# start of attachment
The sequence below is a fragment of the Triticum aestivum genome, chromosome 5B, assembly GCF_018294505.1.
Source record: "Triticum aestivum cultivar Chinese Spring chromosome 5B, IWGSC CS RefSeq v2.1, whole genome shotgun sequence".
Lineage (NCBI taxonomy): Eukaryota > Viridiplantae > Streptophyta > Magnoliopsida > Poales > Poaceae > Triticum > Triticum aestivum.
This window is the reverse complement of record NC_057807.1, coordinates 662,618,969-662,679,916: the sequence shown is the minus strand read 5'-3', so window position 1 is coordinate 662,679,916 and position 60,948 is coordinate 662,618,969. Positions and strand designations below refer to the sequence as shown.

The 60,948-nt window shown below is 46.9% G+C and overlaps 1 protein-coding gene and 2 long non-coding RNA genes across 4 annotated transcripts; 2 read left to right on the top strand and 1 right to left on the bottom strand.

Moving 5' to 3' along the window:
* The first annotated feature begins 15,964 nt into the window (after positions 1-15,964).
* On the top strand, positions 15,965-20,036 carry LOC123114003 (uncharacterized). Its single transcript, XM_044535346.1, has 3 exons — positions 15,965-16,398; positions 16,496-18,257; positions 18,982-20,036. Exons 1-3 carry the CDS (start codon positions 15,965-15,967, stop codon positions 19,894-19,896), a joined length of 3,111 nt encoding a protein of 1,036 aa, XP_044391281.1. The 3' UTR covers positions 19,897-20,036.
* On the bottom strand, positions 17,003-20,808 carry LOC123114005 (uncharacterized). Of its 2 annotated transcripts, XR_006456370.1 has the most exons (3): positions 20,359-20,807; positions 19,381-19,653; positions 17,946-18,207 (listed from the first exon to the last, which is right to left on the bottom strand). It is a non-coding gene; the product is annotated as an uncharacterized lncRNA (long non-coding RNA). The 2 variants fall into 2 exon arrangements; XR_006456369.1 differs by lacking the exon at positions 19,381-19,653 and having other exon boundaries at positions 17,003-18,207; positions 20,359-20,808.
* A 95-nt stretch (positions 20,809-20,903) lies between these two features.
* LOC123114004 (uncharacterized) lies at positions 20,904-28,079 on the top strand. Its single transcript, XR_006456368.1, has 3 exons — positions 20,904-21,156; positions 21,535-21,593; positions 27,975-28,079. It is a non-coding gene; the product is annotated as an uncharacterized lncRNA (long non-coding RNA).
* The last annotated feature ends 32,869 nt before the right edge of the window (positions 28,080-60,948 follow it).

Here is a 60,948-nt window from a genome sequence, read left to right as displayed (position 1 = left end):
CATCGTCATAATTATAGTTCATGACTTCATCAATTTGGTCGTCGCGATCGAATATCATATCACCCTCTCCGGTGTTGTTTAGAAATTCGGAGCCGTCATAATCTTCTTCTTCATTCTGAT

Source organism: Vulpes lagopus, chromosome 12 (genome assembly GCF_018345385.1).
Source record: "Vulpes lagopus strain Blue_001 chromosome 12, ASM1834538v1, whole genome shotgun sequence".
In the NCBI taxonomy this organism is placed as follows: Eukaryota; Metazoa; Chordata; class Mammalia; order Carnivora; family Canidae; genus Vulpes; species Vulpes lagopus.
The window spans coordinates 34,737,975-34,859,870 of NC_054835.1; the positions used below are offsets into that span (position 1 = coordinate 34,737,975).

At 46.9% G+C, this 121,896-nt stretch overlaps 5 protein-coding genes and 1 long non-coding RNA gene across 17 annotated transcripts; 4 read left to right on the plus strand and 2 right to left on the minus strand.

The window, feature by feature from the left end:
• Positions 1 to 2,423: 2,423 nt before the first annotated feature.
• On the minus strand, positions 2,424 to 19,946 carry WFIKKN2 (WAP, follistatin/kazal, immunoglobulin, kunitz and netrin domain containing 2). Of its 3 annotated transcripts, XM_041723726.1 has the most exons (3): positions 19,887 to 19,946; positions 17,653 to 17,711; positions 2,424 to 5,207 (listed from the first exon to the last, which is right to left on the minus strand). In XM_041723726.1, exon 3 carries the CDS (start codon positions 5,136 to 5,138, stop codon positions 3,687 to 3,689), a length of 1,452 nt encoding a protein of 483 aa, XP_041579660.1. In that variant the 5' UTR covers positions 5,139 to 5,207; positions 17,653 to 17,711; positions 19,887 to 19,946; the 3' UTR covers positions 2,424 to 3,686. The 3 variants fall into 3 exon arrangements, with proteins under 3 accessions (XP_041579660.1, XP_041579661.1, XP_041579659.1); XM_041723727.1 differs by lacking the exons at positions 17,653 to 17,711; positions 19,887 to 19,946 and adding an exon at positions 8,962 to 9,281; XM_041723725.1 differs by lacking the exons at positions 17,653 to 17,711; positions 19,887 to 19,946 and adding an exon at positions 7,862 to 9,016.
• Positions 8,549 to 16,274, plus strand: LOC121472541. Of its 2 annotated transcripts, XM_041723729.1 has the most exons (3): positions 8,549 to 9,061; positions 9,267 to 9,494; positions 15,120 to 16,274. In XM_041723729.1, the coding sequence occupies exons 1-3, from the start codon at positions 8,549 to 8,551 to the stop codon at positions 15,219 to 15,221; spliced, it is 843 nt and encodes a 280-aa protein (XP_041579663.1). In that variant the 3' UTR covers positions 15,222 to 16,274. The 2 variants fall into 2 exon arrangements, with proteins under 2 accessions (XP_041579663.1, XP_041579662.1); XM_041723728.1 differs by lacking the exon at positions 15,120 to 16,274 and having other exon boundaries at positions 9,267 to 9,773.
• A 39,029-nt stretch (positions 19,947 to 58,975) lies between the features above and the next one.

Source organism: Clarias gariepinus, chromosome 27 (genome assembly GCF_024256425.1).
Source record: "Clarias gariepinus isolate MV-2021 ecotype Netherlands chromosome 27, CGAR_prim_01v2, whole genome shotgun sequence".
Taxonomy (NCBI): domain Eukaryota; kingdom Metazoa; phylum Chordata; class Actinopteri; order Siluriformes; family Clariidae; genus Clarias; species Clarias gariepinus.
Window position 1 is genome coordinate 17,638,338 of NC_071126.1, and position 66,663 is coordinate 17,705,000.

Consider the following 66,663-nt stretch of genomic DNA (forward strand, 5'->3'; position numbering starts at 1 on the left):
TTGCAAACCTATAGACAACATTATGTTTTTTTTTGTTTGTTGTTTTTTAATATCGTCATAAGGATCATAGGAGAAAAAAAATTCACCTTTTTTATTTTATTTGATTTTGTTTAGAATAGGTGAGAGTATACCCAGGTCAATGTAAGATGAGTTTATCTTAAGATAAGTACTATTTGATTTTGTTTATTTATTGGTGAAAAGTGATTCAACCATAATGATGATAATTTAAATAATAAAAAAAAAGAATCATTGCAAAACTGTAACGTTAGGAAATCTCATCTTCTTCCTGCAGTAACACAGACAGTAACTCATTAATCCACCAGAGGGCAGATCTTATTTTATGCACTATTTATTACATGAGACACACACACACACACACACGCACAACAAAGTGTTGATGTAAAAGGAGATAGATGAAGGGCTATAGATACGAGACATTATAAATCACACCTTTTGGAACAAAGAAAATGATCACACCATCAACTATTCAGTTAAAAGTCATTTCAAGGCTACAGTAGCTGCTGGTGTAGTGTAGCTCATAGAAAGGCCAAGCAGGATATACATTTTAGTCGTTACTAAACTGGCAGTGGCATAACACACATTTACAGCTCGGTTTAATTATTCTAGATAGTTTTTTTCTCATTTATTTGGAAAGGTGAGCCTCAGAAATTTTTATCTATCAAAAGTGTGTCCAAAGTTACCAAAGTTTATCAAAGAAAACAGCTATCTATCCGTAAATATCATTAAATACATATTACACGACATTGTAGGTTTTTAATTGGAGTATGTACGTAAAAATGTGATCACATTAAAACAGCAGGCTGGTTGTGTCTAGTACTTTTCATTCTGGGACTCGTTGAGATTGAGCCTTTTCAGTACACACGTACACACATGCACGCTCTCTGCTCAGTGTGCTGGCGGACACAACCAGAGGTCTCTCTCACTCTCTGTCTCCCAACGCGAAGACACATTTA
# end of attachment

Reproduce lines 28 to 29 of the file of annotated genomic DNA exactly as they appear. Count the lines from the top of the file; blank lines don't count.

Window position 1 is genome coordinate 17,638,338 of NC_071126.1, and position 66,663 is coordinate 17,705,000.

Consider the following 66,663-nt stretch of genomic DNA (forward strand, 5'->3'; position numbering starts at 1 on the left):